For some listeners, it will be hard to reconcile the bleary, shifting guitar/feedback dynamics of “Space (1999)” with the brutal, driving beat and industrial vocals of “Chemicals.” Yes, it’s still the same album and the same artist. That’s just how Dave Pearce, aka Flying Saucer Attack, works.
Normal listening strategies don’t quite work with FSA. You can’t focus your attention on the shapeless morass of sound oozing from your speakers, directing your concentration at the music like a tightly-focused beam. You’ve got to abandon yourself to the sound, allowing the music to permeate gradually, like water soaking into a sponge.
Not long ago, Pearce hinted at FSA’s imminent extinction due to “lack of ideas.” Clearly he’s had some fresh ones. “Wintersong” is particularly strong, pairing a driving, organic drum’n'bass rhythm (think Psychick Warriors ov Gaia, if you can recall them) with slabs of post-My-Bloody-Valentine noise and imbuing the resultant clamour with grim and bloody determination. “Rover,” the very next track, is pure psychedelic pop, albeit pop turned brittle and wobbly by production trickery, while “Dust” goes folky over a persistent drum loop.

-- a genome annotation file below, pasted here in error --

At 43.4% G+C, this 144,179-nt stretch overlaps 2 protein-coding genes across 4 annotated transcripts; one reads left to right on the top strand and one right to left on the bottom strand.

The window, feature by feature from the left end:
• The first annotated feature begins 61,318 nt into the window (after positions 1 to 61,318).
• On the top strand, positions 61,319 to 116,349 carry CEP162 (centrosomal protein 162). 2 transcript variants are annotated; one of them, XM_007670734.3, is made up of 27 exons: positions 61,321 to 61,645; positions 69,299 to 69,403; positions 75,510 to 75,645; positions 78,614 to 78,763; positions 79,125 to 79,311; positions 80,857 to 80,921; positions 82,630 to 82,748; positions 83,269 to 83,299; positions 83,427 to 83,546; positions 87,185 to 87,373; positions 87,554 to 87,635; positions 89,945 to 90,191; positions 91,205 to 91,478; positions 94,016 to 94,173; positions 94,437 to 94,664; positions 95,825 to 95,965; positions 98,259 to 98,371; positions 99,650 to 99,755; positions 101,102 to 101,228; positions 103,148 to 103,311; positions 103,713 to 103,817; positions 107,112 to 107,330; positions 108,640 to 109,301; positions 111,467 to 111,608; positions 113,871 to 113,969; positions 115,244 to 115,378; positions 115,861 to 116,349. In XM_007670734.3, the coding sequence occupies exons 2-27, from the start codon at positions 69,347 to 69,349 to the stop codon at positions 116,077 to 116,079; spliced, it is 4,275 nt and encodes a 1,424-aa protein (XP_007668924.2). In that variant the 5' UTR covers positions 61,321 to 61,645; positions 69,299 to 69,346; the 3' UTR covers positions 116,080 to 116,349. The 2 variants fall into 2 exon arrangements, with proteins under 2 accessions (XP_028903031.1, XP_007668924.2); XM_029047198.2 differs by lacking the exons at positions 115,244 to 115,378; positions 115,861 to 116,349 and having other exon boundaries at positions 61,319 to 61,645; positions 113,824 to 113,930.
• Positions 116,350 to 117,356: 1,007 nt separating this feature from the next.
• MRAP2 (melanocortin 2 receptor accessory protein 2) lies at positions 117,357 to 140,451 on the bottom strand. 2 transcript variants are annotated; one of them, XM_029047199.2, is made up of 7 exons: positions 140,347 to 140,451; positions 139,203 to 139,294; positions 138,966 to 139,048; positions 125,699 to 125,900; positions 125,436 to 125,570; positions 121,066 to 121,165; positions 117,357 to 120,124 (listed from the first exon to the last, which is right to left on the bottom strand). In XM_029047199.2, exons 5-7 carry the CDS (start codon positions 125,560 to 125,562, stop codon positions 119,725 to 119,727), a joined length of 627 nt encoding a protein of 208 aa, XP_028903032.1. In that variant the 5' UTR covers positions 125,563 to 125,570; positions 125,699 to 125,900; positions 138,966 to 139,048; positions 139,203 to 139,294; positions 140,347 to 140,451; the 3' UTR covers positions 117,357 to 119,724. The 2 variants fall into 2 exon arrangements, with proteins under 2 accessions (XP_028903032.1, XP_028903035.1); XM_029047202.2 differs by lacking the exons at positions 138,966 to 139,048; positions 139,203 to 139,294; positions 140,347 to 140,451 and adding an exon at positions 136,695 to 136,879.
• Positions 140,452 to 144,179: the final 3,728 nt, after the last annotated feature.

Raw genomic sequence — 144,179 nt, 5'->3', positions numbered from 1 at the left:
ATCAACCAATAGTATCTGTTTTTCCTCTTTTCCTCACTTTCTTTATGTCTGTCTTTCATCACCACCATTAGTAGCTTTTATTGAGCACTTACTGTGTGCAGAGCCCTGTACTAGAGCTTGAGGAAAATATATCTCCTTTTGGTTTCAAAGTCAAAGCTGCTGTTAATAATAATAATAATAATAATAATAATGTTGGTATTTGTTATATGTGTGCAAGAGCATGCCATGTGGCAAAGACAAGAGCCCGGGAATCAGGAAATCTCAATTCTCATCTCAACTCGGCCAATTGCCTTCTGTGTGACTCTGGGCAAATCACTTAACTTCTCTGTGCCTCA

If you aren’t already a FSA fan, or at least a fan of expansive, tribal, techno-influenced psychedelia, Mirror stands very little chance of converting you. As a listening experience, it’s initially cold, downbeat and distant, but will eventually seem beautiful, austere and stoic. If the sounds are new to you, you may find them too off-putting to justify repeated spins. Headphones will help you get the best perspective on this immersive listening experience. And if Mirror seems poppy to you, it’s time to lay off the Terence McKenna books.
// Sound Affects
"The man whose songs were recorded by Johnny Cash, Alan Jackson, Ricky Skaggs, David Allan Coe, The Highwaymen, and countless others succumbs to time’s cruel cue that the only token of permanence we have to offer are the effects of shared moments and memories.READ the article